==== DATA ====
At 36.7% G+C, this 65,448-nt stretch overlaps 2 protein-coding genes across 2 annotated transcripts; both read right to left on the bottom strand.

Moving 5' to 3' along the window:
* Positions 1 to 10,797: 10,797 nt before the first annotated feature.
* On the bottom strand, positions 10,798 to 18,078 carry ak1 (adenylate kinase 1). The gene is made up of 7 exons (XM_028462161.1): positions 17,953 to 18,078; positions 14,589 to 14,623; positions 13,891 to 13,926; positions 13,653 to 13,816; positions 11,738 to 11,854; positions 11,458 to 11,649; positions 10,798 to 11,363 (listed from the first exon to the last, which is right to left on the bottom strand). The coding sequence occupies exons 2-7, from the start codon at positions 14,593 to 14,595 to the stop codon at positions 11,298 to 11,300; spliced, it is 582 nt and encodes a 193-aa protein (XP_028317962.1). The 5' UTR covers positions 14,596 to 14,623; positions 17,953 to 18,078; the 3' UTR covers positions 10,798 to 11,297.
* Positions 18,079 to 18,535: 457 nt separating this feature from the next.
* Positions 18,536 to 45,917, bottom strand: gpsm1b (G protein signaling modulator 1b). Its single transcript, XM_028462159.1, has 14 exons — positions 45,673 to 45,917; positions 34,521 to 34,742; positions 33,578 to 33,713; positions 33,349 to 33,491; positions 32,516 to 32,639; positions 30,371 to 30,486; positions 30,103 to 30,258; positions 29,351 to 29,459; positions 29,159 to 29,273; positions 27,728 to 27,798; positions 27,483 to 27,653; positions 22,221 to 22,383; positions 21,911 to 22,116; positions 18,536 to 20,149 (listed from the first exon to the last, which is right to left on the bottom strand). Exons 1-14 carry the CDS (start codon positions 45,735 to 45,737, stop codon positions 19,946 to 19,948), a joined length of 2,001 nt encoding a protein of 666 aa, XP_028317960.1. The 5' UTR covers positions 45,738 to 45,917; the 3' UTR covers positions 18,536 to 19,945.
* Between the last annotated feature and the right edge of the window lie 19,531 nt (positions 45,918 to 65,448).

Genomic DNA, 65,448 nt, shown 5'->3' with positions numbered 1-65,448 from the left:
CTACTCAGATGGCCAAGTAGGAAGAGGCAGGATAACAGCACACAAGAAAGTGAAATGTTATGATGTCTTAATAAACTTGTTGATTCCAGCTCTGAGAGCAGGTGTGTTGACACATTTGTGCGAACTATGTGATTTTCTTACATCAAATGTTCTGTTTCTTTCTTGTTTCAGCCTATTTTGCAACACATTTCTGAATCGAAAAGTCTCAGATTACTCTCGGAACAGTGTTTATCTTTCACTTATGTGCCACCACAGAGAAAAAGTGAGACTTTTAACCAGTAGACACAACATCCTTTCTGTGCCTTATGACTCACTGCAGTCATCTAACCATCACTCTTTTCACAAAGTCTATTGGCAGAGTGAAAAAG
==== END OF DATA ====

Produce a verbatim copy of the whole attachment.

At 36.7% G+C, this 65,448-nt stretch overlaps 2 protein-coding genes across 2 annotated transcripts; both read right to left on the bottom strand.

Moving 5' to 3' along the window:
* Positions 1 to 10,797: 10,797 nt before the first annotated feature.
* On the bottom strand, positions 10,798 to 18,078 carry ak1 (adenylate kinase 1). The gene is made up of 7 exons (XM_028462161.1): positions 17,953 to 18,078; positions 14,589 to 14,623; positions 13,891 to 13,926; positions 13,653 to 13,816; positions 11,738 to 11,854; positions 11,458 to 11,649; positions 10,798 to 11,363 (listed from the first exon to the last, which is right to left on the bottom strand). The coding sequence occupies exons 2-7, from the start codon at positions 14,593 to 14,595 to the stop codon at positions 11,298 to 11,300; spliced, it is 582 nt and encodes a 193-aa protein (XP_028317962.1). The 5' UTR covers positions 14,596 to 14,623; positions 17,953 to 18,078; the 3' UTR covers positions 10,798 to 11,297.
* Positions 18,079 to 18,535: 457 nt separating this feature from the next.
* Positions 18,536 to 45,917, bottom strand: gpsm1b (G protein signaling modulator 1b). Its single transcript, XM_028462159.1, has 14 exons — positions 45,673 to 45,917; positions 34,521 to 34,742; positions 33,578 to 33,713; positions 33,349 to 33,491; positions 32,516 to 32,639; positions 30,371 to 30,486; positions 30,103 to 30,258; positions 29,351 to 29,459; positions 29,159 to 29,273; positions 27,728 to 27,798; positions 27,483 to 27,653; positions 22,221 to 22,383; positions 21,911 to 22,116; positions 18,536 to 20,149 (listed from the first exon to the last, which is right to left on the bottom strand). Exons 1-14 carry the CDS (start codon positions 45,735 to 45,737, stop codon positions 19,946 to 19,948), a joined length of 2,001 nt encoding a protein of 666 aa, XP_028317960.1. The 5' UTR covers positions 45,738 to 45,917; the 3' UTR covers positions 18,536 to 19,945.
* Between the last annotated feature and the right edge of the window lie 19,531 nt (positions 45,918 to 65,448).

Genomic DNA, 65,448 nt, shown 5'->3' with positions numbered 1-65,448 from the left:
CTACTCAGATGGCCAAGTAGGAAGAGGCAGGATAACAGCACACAAGAAAGTGAAATGTTATGATGTCTTAATAAACTTGTTGATTCCAGCTCTGAGAGCAGGTGTGTTGACACATTTGTGCGAACTATGTGATTTTCTTACATCAAATGTTCTGTTTCTTTCTTGTTTCAGCCTATTTTGCAACACATTTCTGAATCGAAAAGTCTCAGATTACTCTCGGAACAGTGTTTATCTTTCACTTATGTGCCACCACAGAGAAAAAGTGAGACTTTTAACCAGTAGACACAACATCCTTTCTGTGCCTTATGACTCACTGCAGTCATCTAACCATCACTCTTTTCACAAAGTCTATTGGCAGAGTGAAAAAG